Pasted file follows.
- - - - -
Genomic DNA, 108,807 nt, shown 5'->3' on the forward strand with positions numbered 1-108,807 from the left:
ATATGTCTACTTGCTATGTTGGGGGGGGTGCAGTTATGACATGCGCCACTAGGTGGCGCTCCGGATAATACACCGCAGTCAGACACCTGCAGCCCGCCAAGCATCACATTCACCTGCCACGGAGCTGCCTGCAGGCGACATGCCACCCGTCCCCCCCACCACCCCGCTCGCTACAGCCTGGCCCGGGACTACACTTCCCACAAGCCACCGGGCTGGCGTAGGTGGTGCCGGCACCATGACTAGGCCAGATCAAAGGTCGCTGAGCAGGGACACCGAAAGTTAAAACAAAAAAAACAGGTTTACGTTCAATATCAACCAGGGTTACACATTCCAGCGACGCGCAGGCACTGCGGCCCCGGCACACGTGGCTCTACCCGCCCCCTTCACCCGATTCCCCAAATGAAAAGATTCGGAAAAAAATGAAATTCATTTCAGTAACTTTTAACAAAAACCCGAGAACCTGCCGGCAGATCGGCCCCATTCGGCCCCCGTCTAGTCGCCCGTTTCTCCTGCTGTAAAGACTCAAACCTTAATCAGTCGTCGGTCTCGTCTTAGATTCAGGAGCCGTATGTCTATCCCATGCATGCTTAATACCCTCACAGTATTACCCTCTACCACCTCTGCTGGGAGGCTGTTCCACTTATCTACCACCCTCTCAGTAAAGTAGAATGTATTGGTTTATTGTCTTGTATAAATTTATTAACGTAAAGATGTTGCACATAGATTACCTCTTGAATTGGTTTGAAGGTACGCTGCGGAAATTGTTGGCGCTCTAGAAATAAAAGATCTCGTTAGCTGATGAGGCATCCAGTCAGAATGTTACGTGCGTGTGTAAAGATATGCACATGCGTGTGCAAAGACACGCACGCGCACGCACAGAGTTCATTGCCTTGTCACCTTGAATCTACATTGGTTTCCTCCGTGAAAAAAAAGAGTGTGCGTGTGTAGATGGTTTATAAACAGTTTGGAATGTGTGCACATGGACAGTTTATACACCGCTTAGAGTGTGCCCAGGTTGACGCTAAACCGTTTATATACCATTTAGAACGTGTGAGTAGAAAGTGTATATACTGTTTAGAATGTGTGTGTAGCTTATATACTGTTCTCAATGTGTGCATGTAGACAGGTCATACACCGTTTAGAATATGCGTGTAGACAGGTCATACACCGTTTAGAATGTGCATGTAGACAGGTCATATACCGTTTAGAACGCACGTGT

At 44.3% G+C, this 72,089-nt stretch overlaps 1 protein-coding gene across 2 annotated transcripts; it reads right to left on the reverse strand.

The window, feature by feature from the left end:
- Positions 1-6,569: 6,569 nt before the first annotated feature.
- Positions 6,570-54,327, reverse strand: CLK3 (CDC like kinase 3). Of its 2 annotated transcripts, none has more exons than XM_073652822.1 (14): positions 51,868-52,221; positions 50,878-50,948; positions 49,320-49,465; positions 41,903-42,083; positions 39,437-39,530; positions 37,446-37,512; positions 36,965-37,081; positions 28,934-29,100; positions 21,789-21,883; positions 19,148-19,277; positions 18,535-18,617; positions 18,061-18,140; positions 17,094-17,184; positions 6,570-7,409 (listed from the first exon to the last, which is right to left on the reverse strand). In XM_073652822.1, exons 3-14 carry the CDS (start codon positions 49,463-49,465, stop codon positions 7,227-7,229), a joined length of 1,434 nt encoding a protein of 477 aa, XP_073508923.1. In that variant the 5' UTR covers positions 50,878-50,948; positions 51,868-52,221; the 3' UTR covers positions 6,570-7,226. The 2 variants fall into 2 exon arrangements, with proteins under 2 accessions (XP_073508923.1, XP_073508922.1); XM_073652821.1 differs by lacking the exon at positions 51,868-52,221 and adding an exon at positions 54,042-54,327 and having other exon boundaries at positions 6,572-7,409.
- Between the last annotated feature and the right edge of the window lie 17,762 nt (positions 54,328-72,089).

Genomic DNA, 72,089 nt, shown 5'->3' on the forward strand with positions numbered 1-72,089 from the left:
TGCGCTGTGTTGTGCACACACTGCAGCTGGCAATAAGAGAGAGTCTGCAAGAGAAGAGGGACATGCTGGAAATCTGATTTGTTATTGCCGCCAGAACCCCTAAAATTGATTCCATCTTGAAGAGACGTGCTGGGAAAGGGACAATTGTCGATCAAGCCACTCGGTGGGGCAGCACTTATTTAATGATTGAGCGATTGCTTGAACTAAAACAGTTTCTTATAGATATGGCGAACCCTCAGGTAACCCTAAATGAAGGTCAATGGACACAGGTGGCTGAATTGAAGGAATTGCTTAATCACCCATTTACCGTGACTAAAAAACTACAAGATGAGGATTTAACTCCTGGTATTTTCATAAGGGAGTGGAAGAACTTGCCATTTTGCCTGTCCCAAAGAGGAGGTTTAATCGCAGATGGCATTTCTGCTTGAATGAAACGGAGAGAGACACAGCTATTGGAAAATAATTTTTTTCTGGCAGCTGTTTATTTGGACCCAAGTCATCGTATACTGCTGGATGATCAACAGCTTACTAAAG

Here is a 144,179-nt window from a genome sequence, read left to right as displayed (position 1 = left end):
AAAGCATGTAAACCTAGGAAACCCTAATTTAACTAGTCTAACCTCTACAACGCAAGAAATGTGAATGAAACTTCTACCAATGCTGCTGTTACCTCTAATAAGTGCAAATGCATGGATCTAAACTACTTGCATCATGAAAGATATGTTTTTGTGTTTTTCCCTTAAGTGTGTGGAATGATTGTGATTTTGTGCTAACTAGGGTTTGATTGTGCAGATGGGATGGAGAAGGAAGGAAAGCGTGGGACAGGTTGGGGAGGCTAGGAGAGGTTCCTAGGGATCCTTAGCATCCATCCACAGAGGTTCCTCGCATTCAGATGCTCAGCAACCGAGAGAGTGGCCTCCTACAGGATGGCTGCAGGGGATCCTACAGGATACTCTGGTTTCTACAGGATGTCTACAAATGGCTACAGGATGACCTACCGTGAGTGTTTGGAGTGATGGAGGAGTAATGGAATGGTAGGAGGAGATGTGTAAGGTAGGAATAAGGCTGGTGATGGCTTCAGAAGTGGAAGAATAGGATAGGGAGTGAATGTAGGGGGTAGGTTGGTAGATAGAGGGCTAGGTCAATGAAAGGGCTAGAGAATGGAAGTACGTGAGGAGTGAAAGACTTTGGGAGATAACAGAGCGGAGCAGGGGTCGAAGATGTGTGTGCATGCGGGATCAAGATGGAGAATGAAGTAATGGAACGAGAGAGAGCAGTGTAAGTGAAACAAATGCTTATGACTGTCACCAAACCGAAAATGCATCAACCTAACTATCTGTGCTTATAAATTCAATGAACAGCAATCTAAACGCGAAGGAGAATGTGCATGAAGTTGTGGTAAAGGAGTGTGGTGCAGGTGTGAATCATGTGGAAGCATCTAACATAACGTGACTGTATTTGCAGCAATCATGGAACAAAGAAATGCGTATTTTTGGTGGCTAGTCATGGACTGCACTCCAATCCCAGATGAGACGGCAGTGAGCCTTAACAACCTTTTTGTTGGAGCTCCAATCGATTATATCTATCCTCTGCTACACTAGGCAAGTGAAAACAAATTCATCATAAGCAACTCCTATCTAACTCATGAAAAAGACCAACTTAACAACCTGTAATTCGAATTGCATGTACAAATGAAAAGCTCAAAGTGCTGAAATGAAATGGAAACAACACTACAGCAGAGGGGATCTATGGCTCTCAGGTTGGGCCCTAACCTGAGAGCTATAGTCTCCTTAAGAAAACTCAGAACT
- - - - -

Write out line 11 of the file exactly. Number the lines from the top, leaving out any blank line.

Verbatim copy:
AAAGCATGTAAACCTAGGAAACCCTAATTTAACTAGTCTAACCTCTACAACGCAAGAAATGTGAATGAAACTTCTACCAATGCTGCTGTTACCTCTAATAAGTGCAAATGCATGGATCTAAACTACTTGCATCATGAAAGATATGTTTTTGTGTTTTTCCCTTAAGTGTGTGGAATGATTGTGATTTTGTGCTAACTAGGGTTTGATTGTGCAGATGGGATGGAGAAGGAAGGAAAGCGTGGGACAGGTTGGGGAGGCTAGGAGAGGTTCCTAGGGATCCTTAGCATCCATCCACAGAGGTTCCTCGCATTCAGATGCTCAGCAACCGAGAGAGTGGCCTCCTACAGGATGGCTGCAGGGGATCCTACAGGATACTCTGGTTTCTACAGGATGTCTACAAATGGCTACAGGATGACCTACCGTGAGTGTTTGGAGTGATGGAGGAGTAATGGAATGGTAGGAGGAGATGTGTAAGGTAGGAATAAGGCTGGTGATGGCTTCAGAAGTGGAAGAATAGGATAGGGAGTGAATGTAGGGGGTAGGTTGGTAGATAGAGGGCTAGGTCAATGAAAGGGCTAGAGAATGGAAGTACGTGAGGAGTGAAAGACTTTGGGAGATAACAGAGCGGAGCAGGGGTCGAAGATGTGTGTGCATGCGGGATCAAGATGGAGAATGAAGTAATGGAACGAGAGAGAGCAGTGTAAGTGAAACAAATGCTTATGACTGTCACCAAACCGAAAATGCATCAACCTAACTATCTGTGCTTATAAATTCAATGAACAGCAATCTAAACGCGAAGGAGAATGTGCATGAAGTTGTGGTAAAGGAGTGTGGTGCAGGTGTGAATCATGTGGAAGCATCTAACATAACGTGACTGTATTTGCAGCAATCATGGAACAAAGAAATGCGTATTTTTGGTGGCTAGTCATGGACTGCACTCCAATCCCAGATGAGACGGCAGTGAGCCTTAACAACCTTTTTGTTGGAGCTCCAATCGATTATATCTATCCTCTGCTACACTAGGCAAGTGAAAACAAATTCATCATAAGCAACTCCTATCTAACTCATGAAAAAGACCAACTTAACAACCTGTAATTCGAATTGCATGTACAAATGAAAAGCTCAAAGTGCTGAAATGAAATGGAAACAACACTACAGCAGAGGGGATCTATGGCTCTCAGGTTGGGCCCTAACCTGAGAGCTATAGTCTCCTTAAGAAAACTCAGAACT